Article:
Jacobi was originally hired as a mediator between the two pop icons, but so medieval-friendly was his hairdo, and the cut of his sack-cloth chic, he charmed the BBC production team into casting him.

Lana Gramlich said...

I used to watch Cadfael on TV. The books sound wonderful. I know we have some at our library. I'll have to check them out someday.

Charles Gramlich said...

Glad you've recovered a bit from your exhaustion. Sometimes it happens.

writtenwyrdd said...

Reading binges are one of the things that make life worth living. I hope you are fully recharged now.

I loved the Cadfael shows I saw, and was impressed by the qualities of humanity that infused them. I've never read the books, though I have several times thought about it.

One of these days, though.

writtenwyrdd said...

PS I'm still working on the Mrs Pollifax books. Mom loves the ones she's read so far. (I got 7.)

Angie said...

I actually have a couple of those. I remember liking them, but they're still packed so I don't know which ones they were. :/ One of those series where I meant to get more and haven't gotten around to it yet. It's great reading in a medieval setting where the writer clearly knows her stuff, though. That's one of my periods, and I'm hard to please there.

(I retain a sense of anachronistic outrage over a story set in the 12th century I read once that had someone collapse "like a sack of potatoes.")

[facepalm] Gads, yes. Or an idea hitting the character like a jolt of electricity. Or just modern colloquialisms, like, "Seriously, what were you thinking?" Nothing there that couldn't have been said in the Middle Ages (with proper translation to Middle or Early Modern English) but it screams modern. I also have issues with modern names, like a medieval romance featuring "Lady Taylor." [more headdesking] Seriously, what are these writers thinking? And what are their editors thinking, to let that into the published version? :(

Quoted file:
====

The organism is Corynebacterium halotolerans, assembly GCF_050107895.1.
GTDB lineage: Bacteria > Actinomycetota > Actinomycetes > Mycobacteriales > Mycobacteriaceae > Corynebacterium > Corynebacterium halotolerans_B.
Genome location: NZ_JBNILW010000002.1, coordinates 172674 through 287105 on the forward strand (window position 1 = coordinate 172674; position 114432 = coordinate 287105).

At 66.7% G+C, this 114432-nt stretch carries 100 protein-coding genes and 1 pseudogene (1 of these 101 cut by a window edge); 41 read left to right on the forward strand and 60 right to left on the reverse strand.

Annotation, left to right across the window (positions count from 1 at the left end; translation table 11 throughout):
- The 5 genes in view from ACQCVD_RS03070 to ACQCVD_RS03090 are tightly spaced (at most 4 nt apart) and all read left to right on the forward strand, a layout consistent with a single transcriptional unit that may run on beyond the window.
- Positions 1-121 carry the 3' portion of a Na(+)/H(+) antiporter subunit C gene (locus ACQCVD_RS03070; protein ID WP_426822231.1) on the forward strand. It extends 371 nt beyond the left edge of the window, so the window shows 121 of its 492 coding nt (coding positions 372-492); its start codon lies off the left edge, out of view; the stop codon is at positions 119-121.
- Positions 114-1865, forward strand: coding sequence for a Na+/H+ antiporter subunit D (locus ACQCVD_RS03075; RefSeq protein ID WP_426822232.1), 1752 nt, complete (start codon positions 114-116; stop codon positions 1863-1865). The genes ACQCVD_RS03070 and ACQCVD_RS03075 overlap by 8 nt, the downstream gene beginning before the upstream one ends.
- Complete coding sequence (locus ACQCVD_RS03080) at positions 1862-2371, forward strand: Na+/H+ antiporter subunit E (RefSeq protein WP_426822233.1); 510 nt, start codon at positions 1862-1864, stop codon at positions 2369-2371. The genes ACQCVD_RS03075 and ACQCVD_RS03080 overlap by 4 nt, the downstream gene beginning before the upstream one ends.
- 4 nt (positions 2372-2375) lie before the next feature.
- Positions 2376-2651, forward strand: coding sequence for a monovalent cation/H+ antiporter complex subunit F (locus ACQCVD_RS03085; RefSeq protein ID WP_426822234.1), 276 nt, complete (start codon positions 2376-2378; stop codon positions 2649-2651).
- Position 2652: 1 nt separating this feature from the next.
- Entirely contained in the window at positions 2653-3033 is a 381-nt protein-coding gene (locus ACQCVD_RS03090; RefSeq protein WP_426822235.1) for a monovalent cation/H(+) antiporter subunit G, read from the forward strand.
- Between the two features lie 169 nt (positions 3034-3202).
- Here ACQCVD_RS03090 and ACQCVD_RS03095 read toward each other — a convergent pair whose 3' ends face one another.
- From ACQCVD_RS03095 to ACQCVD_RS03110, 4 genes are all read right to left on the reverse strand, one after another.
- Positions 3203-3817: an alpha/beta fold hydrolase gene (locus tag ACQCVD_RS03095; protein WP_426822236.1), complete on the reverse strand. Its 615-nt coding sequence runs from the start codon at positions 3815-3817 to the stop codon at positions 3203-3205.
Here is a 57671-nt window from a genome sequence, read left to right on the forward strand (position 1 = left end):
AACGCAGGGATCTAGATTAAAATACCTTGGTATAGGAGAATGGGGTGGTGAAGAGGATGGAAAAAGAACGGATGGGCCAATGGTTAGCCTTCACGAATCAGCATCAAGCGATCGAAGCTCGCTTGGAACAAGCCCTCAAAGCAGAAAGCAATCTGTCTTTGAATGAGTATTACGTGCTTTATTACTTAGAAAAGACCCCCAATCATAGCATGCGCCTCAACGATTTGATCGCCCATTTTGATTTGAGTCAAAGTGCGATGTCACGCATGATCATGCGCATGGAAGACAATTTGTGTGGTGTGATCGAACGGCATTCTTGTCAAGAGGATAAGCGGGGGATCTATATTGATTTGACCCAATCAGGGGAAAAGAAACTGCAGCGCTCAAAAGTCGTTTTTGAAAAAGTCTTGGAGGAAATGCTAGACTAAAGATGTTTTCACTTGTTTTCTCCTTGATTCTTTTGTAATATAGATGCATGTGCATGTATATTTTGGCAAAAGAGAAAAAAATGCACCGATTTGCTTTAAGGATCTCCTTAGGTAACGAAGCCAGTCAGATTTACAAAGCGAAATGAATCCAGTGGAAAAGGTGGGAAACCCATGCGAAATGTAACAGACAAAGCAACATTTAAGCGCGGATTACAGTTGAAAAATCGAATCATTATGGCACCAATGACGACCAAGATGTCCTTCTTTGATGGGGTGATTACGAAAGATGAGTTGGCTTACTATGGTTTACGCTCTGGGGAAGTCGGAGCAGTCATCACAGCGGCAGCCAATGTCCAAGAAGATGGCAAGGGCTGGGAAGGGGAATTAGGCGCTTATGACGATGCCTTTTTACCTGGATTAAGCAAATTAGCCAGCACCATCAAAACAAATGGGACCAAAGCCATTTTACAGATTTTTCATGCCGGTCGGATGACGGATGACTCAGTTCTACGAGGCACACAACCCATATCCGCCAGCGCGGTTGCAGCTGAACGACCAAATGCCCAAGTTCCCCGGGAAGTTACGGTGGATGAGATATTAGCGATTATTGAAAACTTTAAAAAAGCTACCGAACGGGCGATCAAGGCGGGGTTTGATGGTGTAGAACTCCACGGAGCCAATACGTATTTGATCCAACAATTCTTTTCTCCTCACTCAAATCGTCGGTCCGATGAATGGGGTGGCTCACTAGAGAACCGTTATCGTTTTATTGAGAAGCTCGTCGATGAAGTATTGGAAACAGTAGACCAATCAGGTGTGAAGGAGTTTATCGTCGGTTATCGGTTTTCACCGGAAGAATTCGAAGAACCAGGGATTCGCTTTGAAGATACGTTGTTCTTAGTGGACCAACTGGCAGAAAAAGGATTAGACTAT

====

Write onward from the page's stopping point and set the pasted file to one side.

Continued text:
stacy said...

You make good book recs, Bernita. Those are going on my wishlist right now.

raine said...

Glad you're resting & enjoying your reading, Bernita.

Bernita said...

Hi Chris!
I often use the dogs for floor cleaning but didn't want them to imbibe the cafffeine.
Am glad they are not puppies...else there might be a different kind of puddle to clean...just sayin'

You have excellent

Funny, LW, I find Eco tedious in the extreme. Maybe I didn't have my mouth set right when I read The Rose.
Monkshood as a title is a deliberate pun. The mystery revolves around a poisoning.

Travis, I've been overwhelmed to the point I just wanted to lie back, read, and Not Think.

Bless you, Natasha.Don't think so. Must put it on my list.

Interesting, Whirl! Haven't seen the series but I trust he did justice to the character.

You will not be disappointed, Lana, and you will enjoy the print visuals.

Thank you, Charles. Feel guilty about it though.

Am so glad about the Polifax books, Written!
You won't regret Cadfael either.

Exactly, Angie! But nothing jarred me in the Cadfael books and I thought the civil war of Stephen and Maud, its allegiances and factions, which is the socio-political background of the stories was well and fairly represented.

Stacy, I'm sure you'll love them. A truly satisfying series.

Thank you, Dear Raine.Hope to crawl back soon.

laughingwolf said...

no worries re. eco... if we all saw things the same way, many of us would be redundant ;) lol

figgered a pun was involved ;)